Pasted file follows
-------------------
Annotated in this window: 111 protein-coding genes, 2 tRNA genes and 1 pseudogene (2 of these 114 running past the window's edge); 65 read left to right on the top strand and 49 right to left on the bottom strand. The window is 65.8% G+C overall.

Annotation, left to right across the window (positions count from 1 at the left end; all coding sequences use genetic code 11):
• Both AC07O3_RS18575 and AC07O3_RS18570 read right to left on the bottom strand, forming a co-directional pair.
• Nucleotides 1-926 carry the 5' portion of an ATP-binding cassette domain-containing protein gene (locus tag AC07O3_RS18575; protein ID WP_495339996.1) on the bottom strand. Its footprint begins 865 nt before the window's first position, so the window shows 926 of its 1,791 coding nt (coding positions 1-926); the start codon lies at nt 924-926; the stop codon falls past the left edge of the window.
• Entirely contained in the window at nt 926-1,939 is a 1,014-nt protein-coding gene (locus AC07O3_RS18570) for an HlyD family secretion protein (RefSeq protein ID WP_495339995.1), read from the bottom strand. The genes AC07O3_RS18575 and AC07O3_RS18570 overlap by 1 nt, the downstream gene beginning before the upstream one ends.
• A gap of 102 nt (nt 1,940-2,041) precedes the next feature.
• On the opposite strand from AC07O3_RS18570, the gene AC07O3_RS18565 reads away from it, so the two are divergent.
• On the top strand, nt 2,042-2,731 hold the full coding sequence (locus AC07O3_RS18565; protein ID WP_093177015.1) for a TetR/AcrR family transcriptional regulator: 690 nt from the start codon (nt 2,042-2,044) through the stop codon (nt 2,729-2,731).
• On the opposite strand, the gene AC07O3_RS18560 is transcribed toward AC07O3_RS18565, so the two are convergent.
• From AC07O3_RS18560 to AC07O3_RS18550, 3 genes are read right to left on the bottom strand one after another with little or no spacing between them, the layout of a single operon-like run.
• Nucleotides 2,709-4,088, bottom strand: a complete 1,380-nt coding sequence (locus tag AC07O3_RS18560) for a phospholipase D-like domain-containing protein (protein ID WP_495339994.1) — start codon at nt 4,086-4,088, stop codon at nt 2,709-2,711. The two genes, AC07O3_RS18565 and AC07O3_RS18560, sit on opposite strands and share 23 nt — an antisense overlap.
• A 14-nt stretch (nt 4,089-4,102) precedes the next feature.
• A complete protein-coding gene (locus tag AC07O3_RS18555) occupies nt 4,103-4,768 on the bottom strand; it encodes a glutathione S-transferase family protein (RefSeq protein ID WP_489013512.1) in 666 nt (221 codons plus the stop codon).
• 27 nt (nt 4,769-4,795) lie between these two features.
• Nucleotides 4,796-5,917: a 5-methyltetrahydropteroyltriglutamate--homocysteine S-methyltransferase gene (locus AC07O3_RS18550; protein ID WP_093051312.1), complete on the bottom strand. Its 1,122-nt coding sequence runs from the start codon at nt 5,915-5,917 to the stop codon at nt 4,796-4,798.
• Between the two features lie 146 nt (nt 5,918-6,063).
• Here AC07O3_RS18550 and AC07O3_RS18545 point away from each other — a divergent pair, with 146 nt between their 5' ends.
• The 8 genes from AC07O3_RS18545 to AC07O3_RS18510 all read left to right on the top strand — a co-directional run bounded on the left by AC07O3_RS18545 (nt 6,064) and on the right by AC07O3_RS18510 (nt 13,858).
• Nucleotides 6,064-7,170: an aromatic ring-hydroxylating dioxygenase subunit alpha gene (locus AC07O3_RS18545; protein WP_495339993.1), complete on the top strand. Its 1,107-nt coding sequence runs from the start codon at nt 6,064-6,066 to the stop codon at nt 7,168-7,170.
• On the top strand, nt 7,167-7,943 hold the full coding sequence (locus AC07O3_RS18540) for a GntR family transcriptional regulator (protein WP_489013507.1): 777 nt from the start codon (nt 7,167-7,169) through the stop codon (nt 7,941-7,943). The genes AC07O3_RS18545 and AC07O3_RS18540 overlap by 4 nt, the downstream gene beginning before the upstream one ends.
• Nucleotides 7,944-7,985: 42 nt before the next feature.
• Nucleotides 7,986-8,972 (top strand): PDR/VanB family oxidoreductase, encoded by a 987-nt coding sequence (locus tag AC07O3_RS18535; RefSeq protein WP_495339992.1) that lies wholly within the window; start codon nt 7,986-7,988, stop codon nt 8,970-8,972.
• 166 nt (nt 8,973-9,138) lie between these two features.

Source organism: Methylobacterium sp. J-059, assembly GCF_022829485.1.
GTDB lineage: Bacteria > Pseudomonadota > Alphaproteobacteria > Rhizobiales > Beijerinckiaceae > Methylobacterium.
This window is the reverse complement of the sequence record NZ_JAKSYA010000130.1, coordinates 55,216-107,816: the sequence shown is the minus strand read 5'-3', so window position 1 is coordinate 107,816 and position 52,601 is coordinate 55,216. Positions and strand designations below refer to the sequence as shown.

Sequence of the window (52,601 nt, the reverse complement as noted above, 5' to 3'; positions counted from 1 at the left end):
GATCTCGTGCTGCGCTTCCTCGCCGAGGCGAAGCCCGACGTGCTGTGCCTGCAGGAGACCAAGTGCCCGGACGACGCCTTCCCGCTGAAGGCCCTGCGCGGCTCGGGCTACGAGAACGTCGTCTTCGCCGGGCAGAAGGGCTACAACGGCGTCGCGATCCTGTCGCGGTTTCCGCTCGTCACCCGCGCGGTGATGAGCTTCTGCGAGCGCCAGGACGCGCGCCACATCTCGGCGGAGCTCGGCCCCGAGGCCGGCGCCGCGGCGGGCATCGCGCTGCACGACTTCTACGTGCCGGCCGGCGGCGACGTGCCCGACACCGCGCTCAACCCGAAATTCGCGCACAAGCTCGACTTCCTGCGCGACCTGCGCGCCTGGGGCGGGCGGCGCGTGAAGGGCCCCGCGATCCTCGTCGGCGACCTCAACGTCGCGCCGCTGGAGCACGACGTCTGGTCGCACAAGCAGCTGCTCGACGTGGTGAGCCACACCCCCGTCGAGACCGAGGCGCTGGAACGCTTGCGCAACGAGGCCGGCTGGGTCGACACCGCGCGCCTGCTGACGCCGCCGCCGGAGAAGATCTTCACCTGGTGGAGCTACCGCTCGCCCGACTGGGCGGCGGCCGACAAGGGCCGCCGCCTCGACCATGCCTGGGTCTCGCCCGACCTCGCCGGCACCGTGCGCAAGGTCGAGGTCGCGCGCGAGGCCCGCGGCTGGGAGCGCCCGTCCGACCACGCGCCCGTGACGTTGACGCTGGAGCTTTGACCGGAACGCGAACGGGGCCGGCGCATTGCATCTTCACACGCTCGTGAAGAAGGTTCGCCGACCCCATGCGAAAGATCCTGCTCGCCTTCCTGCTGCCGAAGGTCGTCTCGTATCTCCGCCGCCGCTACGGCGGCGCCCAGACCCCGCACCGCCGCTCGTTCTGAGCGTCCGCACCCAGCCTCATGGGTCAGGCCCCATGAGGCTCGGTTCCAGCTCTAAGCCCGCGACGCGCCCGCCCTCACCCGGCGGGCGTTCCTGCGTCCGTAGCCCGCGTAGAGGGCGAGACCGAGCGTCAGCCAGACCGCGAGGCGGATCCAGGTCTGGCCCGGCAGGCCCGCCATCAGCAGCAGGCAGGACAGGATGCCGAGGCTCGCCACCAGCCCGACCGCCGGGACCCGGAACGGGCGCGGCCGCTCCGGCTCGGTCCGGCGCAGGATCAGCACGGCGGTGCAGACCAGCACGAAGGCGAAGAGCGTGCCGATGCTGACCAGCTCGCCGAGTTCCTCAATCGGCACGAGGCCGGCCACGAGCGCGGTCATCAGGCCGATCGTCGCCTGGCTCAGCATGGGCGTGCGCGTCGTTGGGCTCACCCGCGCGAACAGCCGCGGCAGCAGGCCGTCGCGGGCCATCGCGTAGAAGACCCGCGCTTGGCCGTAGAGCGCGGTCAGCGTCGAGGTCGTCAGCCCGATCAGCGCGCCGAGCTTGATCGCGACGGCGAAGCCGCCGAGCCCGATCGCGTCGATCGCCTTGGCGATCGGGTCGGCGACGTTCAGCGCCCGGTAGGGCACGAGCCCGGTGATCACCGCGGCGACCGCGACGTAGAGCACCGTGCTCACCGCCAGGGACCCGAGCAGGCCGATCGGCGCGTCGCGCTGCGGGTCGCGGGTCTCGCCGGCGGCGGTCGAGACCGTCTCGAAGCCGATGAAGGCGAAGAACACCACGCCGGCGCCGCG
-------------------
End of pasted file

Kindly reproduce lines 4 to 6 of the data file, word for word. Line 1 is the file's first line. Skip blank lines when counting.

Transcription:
• Nucleotides 1-926 carry the 5' portion of an ATP-binding cassette domain-containing protein gene (locus tag AC07O3_RS18575; protein ID WP_495339996.1) on the bottom strand. Its footprint begins 865 nt before the window's first position, so the window shows 926 of its 1,791 coding nt (coding positions 1-926); the start codon lies at nt 924-926; the stop codon falls past the left edge of the window.
• Entirely contained in the window at nt 926-1,939 is a 1,014-nt protein-coding gene (locus AC07O3_RS18570) for an HlyD family secretion protein (RefSeq protein ID WP_495339995.1), read from the bottom strand. The genes AC07O3_RS18575 and AC07O3_RS18570 overlap by 1 nt, the downstream gene beginning before the upstream one ends.
• A gap of 102 nt (nt 1,940-2,041) precedes the next feature.